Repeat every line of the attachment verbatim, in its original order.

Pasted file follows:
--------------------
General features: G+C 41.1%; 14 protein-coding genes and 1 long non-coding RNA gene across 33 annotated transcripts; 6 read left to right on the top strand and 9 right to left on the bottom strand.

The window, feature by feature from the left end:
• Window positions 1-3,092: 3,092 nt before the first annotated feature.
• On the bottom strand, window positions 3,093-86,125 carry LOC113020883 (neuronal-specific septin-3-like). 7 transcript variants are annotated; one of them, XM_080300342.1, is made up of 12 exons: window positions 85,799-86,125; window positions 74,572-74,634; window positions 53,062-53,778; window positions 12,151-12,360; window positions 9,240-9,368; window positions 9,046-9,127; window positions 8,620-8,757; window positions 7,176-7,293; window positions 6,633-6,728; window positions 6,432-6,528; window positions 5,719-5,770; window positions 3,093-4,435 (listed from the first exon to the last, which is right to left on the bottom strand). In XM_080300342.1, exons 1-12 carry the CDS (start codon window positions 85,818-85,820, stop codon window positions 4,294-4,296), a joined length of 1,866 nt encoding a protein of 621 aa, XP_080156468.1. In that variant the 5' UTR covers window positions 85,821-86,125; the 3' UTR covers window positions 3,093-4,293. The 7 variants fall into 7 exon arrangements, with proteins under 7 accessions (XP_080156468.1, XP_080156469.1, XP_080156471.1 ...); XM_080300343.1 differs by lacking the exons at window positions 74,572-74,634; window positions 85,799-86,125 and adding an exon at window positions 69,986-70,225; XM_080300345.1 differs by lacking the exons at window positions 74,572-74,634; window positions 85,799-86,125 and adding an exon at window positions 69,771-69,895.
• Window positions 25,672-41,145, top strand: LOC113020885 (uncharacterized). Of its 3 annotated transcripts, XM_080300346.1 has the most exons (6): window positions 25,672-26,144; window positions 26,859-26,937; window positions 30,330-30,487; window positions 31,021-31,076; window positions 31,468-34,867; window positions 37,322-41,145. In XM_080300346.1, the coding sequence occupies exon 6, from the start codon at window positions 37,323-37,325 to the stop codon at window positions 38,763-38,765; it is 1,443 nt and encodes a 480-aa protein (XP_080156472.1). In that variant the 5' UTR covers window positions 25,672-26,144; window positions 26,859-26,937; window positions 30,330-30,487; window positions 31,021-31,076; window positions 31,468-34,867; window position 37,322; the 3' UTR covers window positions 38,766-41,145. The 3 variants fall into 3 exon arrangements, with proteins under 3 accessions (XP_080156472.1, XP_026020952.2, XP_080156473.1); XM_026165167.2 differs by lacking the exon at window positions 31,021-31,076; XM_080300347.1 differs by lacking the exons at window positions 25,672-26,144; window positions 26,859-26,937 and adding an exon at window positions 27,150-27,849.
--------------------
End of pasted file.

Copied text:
General features: G+C 41.1%; 14 protein-coding genes and 1 long non-coding RNA gene across 33 annotated transcripts; 6 read left to right on the top strand and 9 right to left on the bottom strand.

The window, feature by feature from the left end:
• Window positions 1-3,092: 3,092 nt before the first annotated feature.
• On the bottom strand, window positions 3,093-86,125 carry LOC113020883 (neuronal-specific septin-3-like). 7 transcript variants are annotated; one of them, XM_080300342.1, is made up of 12 exons: window positions 85,799-86,125; window positions 74,572-74,634; window positions 53,062-53,778; window positions 12,151-12,360; window positions 9,240-9,368; window positions 9,046-9,127; window positions 8,620-8,757; window positions 7,176-7,293; window positions 6,633-6,728; window positions 6,432-6,528; window positions 5,719-5,770; window positions 3,093-4,435 (listed from the first exon to the last, which is right to left on the bottom strand). In XM_080300342.1, exons 1-12 carry the CDS (start codon window positions 85,818-85,820, stop codon window positions 4,294-4,296), a joined length of 1,866 nt encoding a protein of 621 aa, XP_080156468.1. In that variant the 5' UTR covers window positions 85,821-86,125; the 3' UTR covers window positions 3,093-4,293. The 7 variants fall into 7 exon arrangements, with proteins under 7 accessions (XP_080156468.1, XP_080156469.1, XP_080156471.1 ...); XM_080300343.1 differs by lacking the exons at window positions 74,572-74,634; window positions 85,799-86,125 and adding an exon at window positions 69,986-70,225; XM_080300345.1 differs by lacking the exons at window positions 74,572-74,634; window positions 85,799-86,125 and adding an exon at window positions 69,771-69,895.
• Window positions 25,672-41,145, top strand: LOC113020885 (uncharacterized). Of its 3 annotated transcripts, XM_080300346.1 has the most exons (6): window positions 25,672-26,144; window positions 26,859-26,937; window positions 30,330-30,487; window positions 31,021-31,076; window positions 31,468-34,867; window positions 37,322-41,145. In XM_080300346.1, the coding sequence occupies exon 6, from the start codon at window positions 37,323-37,325 to the stop codon at window positions 38,763-38,765; it is 1,443 nt and encodes a 480-aa protein (XP_080156472.1). In that variant the 5' UTR covers window positions 25,672-26,144; window positions 26,859-26,937; window positions 30,330-30,487; window positions 31,021-31,076; window positions 31,468-34,867; window position 37,322; the 3' UTR covers window positions 38,766-41,145. The 3 variants fall into 3 exon arrangements, with proteins under 3 accessions (XP_080156472.1, XP_026020952.2, XP_080156473.1); XM_026165167.2 differs by lacking the exon at window positions 31,021-31,076; XM_080300347.1 differs by lacking the exons at window positions 25,672-26,144; window positions 26,859-26,937 and adding an exon at window positions 27,150-27,849.